The Restaurant Business Meltdown

Leaving or closing a business is challenging, and many operators wait long after their restaurant has stopped generating revenue to make a clear, though painful decision.

On this episode of The Barron Report, host Paul Barron sits down with author Kevin Alexander. Alexander is the recipient of the James Beard Award and the Mark of Excellence Award from the Society of Professional Journalists. Just released last month, Alexander’s book Burn the Ice: The American Culinary Revolution and Its End, discusses the culinary revolution that began in 2006. Barron and Alexander chat about the predicted recession and restaurant business meltdown coming for the industry.

“It’s the shark motto: move or die,” says Alexander. “I call this age the age of the operator. It’s the folks who are recognizing opportunities and are able to move quickly, do things efficiently, and have good management teams in place ready to jump on these opportunities that are succeeding.”

Companies that have a successful, air-tight concept can trust that that will be all the stronger for the expected recession. And, of course, money helps. “The operators that have enough capital [will] survive,” adds Alexander. For other restaurants, it is paramount that owners recognize when it is time to cut staff or close, and to quickly address a concept that is not working.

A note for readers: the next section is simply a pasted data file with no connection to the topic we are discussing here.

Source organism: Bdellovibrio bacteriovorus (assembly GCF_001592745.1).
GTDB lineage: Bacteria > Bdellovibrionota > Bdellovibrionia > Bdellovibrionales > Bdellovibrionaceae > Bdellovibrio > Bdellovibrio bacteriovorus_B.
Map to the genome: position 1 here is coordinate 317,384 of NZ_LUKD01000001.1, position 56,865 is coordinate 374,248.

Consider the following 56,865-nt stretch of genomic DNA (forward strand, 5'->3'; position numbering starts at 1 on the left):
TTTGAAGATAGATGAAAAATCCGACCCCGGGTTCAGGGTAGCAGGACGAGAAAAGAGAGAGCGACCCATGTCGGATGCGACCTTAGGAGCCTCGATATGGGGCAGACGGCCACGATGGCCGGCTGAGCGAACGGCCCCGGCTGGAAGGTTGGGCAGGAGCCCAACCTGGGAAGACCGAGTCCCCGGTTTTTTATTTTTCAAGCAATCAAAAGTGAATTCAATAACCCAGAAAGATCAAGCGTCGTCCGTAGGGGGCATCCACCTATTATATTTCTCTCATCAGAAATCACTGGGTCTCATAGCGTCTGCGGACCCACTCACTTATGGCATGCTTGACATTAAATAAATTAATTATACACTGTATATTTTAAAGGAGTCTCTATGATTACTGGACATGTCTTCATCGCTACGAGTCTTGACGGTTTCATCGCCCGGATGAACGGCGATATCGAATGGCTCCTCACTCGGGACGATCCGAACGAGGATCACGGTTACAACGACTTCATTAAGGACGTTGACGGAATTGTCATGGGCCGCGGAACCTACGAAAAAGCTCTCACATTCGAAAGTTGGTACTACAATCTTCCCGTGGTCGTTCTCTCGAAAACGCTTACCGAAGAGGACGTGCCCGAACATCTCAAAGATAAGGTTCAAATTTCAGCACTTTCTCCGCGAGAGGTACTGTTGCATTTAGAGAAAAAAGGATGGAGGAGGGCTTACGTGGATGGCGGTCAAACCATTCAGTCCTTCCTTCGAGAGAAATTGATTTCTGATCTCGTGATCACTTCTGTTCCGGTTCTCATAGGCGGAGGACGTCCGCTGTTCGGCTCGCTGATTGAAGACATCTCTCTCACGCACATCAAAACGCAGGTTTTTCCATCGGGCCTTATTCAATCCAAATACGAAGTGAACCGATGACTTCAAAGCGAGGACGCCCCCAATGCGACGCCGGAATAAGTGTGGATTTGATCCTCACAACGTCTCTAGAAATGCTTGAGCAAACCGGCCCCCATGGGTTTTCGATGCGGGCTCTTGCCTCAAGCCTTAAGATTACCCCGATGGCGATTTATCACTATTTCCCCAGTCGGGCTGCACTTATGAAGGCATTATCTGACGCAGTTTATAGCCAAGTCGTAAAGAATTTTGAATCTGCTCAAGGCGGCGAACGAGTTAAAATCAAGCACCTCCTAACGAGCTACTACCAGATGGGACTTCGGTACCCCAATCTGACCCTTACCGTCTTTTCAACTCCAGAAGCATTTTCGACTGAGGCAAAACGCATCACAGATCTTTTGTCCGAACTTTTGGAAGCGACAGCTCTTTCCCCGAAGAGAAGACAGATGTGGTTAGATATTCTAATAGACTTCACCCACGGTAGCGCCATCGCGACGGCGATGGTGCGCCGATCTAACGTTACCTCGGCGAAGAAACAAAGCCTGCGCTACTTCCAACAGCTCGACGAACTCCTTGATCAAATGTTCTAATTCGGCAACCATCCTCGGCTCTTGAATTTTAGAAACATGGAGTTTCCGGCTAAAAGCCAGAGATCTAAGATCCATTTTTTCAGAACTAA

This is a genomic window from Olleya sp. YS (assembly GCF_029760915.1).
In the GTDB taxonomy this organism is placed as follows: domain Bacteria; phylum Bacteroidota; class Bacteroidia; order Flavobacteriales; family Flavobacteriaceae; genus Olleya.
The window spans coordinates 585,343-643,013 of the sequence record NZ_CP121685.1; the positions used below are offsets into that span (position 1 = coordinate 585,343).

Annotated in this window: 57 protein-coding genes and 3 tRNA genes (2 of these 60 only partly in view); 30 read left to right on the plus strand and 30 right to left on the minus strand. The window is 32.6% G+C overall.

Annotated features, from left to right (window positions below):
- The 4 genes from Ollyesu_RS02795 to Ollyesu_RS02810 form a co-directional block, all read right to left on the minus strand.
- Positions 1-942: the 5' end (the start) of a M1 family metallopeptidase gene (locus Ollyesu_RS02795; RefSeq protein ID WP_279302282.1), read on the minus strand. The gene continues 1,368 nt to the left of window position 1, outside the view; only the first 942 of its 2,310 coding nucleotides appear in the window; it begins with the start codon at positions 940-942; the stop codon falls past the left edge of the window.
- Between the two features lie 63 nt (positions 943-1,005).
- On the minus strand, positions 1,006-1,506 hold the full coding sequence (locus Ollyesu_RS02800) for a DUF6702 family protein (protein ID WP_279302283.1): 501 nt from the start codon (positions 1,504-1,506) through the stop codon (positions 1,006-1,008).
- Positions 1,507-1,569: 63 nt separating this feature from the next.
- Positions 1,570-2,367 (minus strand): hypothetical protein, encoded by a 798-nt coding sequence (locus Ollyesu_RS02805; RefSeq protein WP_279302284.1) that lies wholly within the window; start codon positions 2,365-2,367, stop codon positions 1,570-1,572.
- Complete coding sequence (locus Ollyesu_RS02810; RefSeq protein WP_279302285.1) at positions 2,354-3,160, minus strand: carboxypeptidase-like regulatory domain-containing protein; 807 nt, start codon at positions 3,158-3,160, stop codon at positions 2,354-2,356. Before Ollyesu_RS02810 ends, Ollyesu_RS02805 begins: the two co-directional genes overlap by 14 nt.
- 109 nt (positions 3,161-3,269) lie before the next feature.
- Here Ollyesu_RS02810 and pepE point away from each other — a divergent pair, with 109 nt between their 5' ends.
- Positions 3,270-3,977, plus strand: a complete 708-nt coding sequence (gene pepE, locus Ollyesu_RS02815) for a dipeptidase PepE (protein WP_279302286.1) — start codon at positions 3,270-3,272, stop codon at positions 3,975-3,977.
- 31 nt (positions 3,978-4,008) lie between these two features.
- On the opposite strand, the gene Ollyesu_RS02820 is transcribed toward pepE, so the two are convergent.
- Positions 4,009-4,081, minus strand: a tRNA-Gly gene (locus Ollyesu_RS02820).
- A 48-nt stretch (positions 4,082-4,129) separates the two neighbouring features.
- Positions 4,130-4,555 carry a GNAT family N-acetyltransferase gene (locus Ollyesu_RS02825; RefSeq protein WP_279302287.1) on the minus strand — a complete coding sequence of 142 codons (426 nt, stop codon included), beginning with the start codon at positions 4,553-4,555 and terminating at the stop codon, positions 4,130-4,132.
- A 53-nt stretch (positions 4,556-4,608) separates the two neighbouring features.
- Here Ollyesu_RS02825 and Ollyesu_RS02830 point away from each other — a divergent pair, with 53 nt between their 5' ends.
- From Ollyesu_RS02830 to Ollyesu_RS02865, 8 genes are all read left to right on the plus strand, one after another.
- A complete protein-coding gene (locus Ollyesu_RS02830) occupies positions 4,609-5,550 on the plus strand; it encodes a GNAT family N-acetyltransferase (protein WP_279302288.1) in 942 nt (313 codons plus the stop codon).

And in the move toward on-demand, customers are “caring less and less about where they get [their food] as long as it’s summer,” says Alexander. “It is really worrisome for independent restaurants who are trying to market themselves and stand out.”

However, as concerning as this trend can be for restaurant operators, he urges owners not to panic. “I don’t think it will all transfer over to this on-demand culture. If anything, you see the sustainability of places like movie theaters.” Much like watching a film, Alexander argues that most people will continue to seek the shared experience of dining regardless of what they can now have delivered to their front door.

Listen to the podcast to hear more about the problems of rent costs in major cities, the ever-changing Portland culinary scene, and the rise of ghost kitchens. And if you would like to keep listening, check out The Barron Report podcast on iTunes Now!

Produced by:

Paul Barron

Paul Barron

Editor-in-Chief/Executive Producer